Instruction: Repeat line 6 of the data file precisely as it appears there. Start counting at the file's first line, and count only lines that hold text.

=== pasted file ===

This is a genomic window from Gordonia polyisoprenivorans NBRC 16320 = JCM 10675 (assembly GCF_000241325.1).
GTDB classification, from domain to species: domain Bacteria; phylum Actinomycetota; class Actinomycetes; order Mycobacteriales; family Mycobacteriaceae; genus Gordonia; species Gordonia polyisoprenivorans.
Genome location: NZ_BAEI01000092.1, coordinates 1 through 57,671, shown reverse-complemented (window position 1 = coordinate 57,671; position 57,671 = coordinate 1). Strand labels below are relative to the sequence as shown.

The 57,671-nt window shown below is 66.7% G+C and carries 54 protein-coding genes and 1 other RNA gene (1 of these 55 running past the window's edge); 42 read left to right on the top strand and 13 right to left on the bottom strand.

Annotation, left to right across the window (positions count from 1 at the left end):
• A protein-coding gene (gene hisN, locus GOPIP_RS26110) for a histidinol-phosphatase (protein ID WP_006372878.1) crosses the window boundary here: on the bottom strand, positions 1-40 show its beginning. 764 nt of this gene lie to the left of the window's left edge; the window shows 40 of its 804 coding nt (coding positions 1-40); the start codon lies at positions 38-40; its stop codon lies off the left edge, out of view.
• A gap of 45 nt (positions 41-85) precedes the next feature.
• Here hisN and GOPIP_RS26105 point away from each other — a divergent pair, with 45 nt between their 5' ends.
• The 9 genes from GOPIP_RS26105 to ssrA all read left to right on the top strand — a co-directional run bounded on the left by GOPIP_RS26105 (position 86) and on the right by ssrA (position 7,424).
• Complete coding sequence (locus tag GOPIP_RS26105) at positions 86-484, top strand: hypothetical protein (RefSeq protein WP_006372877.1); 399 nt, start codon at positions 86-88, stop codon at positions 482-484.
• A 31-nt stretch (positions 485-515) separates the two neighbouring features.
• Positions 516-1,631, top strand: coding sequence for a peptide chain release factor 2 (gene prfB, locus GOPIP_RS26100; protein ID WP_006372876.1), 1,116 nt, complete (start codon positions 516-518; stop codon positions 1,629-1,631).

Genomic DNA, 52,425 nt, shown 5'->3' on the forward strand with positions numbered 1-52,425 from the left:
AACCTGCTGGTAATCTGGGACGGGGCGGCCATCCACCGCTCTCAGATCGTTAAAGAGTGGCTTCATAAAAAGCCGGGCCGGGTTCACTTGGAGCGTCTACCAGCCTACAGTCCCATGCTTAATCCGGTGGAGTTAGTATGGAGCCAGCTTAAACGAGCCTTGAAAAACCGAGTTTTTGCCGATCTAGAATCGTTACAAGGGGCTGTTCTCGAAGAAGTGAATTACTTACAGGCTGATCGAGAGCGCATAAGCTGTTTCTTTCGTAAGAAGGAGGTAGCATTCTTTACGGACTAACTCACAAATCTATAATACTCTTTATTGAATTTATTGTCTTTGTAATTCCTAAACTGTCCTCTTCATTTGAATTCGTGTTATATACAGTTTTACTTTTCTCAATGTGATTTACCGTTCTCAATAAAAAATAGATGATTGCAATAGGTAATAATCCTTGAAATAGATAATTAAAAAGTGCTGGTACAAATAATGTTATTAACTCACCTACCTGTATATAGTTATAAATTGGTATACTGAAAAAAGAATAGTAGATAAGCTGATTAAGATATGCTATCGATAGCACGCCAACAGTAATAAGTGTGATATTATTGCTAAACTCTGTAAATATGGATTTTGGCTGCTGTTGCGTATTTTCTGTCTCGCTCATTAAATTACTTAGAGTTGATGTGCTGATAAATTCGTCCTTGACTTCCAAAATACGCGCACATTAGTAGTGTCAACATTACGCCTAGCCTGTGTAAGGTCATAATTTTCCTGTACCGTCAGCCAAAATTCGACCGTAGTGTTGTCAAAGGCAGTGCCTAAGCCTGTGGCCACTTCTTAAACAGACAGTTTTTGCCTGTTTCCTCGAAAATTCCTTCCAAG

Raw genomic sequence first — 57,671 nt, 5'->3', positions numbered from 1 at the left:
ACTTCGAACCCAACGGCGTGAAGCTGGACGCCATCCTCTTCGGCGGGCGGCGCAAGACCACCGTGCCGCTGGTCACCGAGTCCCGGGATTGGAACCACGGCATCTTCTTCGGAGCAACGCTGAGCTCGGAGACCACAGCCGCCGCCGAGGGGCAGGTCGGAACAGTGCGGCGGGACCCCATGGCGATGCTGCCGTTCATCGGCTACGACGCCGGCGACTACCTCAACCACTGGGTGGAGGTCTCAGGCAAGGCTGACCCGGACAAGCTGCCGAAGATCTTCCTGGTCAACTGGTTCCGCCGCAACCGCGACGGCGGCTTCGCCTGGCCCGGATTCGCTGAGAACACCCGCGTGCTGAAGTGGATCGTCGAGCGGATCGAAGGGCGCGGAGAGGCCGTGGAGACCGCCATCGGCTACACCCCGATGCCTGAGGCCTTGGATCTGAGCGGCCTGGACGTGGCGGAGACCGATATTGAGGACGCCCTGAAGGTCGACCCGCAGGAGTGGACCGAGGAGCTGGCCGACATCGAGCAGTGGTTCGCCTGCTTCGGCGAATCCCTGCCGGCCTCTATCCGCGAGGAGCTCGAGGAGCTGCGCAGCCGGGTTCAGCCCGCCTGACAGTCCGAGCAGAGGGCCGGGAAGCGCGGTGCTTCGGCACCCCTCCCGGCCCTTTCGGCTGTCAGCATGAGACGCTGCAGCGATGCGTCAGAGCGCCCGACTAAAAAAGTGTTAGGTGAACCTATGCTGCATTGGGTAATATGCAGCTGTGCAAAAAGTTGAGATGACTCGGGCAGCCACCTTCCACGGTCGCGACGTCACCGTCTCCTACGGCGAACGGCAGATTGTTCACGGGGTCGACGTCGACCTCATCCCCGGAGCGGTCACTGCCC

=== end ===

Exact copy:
• A protein-coding gene (gene hisN, locus GOPIP_RS26110) for a histidinol-phosphatase (protein ID WP_006372878.1) crosses the window boundary here: on the bottom strand, positions 1-40 show its beginning. 764 nt of this gene lie to the left of the window's left edge; the window shows 40 of its 804 coding nt (coding positions 1-40); the start codon lies at positions 38-40; its stop codon lies off the left edge, out of view.